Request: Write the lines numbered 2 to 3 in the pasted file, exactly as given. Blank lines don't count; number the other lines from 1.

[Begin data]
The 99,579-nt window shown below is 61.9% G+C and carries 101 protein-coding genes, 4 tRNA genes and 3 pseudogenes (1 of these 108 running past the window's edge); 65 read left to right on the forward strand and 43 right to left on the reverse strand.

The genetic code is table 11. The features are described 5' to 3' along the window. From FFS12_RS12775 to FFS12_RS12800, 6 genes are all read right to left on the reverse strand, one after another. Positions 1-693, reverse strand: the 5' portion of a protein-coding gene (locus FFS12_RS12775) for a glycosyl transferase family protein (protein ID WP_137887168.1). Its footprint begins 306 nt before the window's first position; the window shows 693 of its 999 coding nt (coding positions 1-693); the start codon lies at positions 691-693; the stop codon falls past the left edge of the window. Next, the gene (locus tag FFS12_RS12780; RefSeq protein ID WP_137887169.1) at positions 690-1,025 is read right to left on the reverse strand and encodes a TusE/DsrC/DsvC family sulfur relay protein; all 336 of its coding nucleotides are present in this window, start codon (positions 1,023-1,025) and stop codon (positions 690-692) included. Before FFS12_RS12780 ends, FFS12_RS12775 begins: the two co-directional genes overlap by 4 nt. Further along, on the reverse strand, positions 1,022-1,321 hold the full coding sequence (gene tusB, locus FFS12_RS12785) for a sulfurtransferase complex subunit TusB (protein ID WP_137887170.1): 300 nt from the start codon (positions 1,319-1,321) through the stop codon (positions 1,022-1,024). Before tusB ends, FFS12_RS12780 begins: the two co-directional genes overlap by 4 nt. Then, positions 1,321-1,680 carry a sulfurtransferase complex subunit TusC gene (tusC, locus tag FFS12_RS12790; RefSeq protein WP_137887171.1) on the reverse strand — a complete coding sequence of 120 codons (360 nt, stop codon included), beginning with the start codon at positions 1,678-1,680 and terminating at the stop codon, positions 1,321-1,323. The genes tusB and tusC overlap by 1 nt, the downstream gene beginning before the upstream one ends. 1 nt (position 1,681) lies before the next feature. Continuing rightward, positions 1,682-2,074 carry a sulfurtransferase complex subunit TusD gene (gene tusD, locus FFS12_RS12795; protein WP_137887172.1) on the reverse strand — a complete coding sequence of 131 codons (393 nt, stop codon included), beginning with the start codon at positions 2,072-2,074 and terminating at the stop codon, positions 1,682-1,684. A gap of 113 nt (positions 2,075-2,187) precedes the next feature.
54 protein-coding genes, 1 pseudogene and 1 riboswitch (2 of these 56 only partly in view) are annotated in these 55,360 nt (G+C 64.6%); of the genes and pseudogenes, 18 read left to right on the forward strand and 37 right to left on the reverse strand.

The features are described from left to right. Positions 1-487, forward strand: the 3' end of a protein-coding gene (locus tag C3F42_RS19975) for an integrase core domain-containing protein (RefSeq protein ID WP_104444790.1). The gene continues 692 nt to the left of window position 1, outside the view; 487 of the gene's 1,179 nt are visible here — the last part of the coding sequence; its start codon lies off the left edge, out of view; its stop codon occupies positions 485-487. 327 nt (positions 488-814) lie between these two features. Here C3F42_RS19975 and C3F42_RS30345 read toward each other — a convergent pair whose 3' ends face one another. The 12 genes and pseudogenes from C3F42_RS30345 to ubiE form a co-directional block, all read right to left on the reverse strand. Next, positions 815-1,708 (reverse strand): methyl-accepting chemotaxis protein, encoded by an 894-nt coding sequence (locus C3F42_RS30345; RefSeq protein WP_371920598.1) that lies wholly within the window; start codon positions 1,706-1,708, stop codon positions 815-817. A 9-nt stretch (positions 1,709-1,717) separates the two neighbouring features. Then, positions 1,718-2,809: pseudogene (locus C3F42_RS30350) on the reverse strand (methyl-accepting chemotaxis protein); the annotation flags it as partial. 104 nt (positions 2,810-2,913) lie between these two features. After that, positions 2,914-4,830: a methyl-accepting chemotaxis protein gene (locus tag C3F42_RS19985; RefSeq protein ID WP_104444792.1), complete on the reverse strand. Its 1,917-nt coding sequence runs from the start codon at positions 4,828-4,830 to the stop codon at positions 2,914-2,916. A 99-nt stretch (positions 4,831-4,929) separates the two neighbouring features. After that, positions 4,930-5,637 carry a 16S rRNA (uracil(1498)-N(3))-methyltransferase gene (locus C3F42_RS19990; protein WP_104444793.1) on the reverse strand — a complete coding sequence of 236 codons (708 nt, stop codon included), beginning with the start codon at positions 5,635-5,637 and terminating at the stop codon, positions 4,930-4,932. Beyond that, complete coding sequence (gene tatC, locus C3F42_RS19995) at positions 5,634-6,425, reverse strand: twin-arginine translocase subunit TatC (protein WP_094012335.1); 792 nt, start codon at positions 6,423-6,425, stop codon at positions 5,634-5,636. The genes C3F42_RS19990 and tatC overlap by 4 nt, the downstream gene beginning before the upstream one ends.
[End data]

The genetic code is table 11. The features are described 5' to 3' along the window. From FFS12_RS12775 to FFS12_RS12800, 6 genes are all read right to left on the reverse strand, one after another. Positions 1-693, reverse strand: the 5' portion of a protein-coding gene (locus FFS12_RS12775) for a glycosyl transferase family protein (protein ID WP_137887168.1). Its footprint begins 306 nt before the window's first position; the window shows 693 of its 999 coding nt (coding positions 1-693); the start codon lies at positions 691-693; the stop codon falls past the left edge of the window. Next, the gene (locus tag FFS12_RS12780; RefSeq protein ID WP_137887169.1) at positions 690-1,025 is read right to left on the reverse strand and encodes a TusE/DsrC/DsvC family sulfur relay protein; all 336 of its coding nucleotides are present in this window, start codon (positions 1,023-1,025) and stop codon (positions 690-692) included. Before FFS12_RS12780 ends, FFS12_RS12775 begins: the two co-directional genes overlap by 4 nt. Further along, on the reverse strand, positions 1,022-1,321 hold the full coding sequence (gene tusB, locus FFS12_RS12785) for a sulfurtransferase complex subunit TusB (protein ID WP_137887170.1): 300 nt from the start codon (positions 1,319-1,321) through the stop codon (positions 1,022-1,024). Before tusB ends, FFS12_RS12780 begins: the two co-directional genes overlap by 4 nt. Then, positions 1,321-1,680 carry a sulfurtransferase complex subunit TusC gene (tusC, locus tag FFS12_RS12790; RefSeq protein WP_137887171.1) on the reverse strand — a complete coding sequence of 120 codons (360 nt, stop codon included), beginning with the start codon at positions 1,678-1,680 and terminating at the stop codon, positions 1,321-1,323. The genes tusB and tusC overlap by 1 nt, the downstream gene beginning before the upstream one ends. 1 nt (position 1,681) lies before the next feature. Continuing rightward, positions 1,682-2,074 carry a sulfurtransferase complex subunit TusD gene (gene tusD, locus FFS12_RS12795; protein WP_137887172.1) on the reverse strand — a complete coding sequence of 131 codons (393 nt, stop codon included), beginning with the start codon at positions 2,072-2,074 and terminating at the stop codon, positions 1,682-1,684. A gap of 113 nt (positions 2,075-2,187) precedes the next feature.
54 protein-coding genes, 1 pseudogene and 1 riboswitch (2 of these 56 only partly in view) are annotated in these 55,360 nt (G+C 64.6%); of the genes and pseudogenes, 18 read left to right on the forward strand and 37 right to left on the reverse strand.